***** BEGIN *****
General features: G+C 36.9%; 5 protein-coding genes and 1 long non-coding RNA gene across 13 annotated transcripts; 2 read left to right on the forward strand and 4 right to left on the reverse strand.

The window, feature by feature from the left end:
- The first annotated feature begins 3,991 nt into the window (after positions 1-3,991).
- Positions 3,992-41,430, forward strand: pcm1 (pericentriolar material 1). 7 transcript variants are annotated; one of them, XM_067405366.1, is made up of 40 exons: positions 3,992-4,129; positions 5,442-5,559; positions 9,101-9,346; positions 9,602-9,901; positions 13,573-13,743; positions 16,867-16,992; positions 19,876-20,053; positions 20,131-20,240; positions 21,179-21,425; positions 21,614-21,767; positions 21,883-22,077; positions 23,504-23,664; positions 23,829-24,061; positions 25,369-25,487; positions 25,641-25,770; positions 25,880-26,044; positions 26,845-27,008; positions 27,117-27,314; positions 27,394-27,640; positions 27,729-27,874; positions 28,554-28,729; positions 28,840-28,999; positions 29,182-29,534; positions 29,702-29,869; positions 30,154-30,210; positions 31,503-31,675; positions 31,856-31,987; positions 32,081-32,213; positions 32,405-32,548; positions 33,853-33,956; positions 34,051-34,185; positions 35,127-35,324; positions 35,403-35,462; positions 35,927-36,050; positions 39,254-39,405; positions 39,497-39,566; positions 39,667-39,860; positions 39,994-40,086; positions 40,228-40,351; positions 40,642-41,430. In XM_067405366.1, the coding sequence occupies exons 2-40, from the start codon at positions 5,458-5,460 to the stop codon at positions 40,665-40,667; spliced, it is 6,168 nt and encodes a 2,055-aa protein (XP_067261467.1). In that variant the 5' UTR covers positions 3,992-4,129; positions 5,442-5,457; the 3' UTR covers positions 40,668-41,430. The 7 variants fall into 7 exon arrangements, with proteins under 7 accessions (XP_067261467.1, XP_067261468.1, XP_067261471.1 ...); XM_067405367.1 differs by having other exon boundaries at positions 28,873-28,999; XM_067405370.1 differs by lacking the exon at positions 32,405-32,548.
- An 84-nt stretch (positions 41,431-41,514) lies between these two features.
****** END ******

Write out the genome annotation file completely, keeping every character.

General features: G+C 36.9%; 5 protein-coding genes and 1 long non-coding RNA gene across 13 annotated transcripts; 2 read left to right on the forward strand and 4 right to left on the reverse strand.

The window, feature by feature from the left end:
- The first annotated feature begins 3,991 nt into the window (after positions 1-3,991).
- Positions 3,992-41,430, forward strand: pcm1 (pericentriolar material 1). 7 transcript variants are annotated; one of them, XM_067405366.1, is made up of 40 exons: positions 3,992-4,129; positions 5,442-5,559; positions 9,101-9,346; positions 9,602-9,901; positions 13,573-13,743; positions 16,867-16,992; positions 19,876-20,053; positions 20,131-20,240; positions 21,179-21,425; positions 21,614-21,767; positions 21,883-22,077; positions 23,504-23,664; positions 23,829-24,061; positions 25,369-25,487; positions 25,641-25,770; positions 25,880-26,044; positions 26,845-27,008; positions 27,117-27,314; positions 27,394-27,640; positions 27,729-27,874; positions 28,554-28,729; positions 28,840-28,999; positions 29,182-29,534; positions 29,702-29,869; positions 30,154-30,210; positions 31,503-31,675; positions 31,856-31,987; positions 32,081-32,213; positions 32,405-32,548; positions 33,853-33,956; positions 34,051-34,185; positions 35,127-35,324; positions 35,403-35,462; positions 35,927-36,050; positions 39,254-39,405; positions 39,497-39,566; positions 39,667-39,860; positions 39,994-40,086; positions 40,228-40,351; positions 40,642-41,430. In XM_067405366.1, the coding sequence occupies exons 2-40, from the start codon at positions 5,458-5,460 to the stop codon at positions 40,665-40,667; spliced, it is 6,168 nt and encodes a 2,055-aa protein (XP_067261467.1). In that variant the 5' UTR covers positions 3,992-4,129; positions 5,442-5,457; the 3' UTR covers positions 40,668-41,430. The 7 variants fall into 7 exon arrangements, with proteins under 7 accessions (XP_067261467.1, XP_067261468.1, XP_067261471.1 ...); XM_067405367.1 differs by having other exon boundaries at positions 28,873-28,999; XM_067405370.1 differs by lacking the exon at positions 32,405-32,548.
- An 84-nt stretch (positions 41,431-41,514) lies between these two features.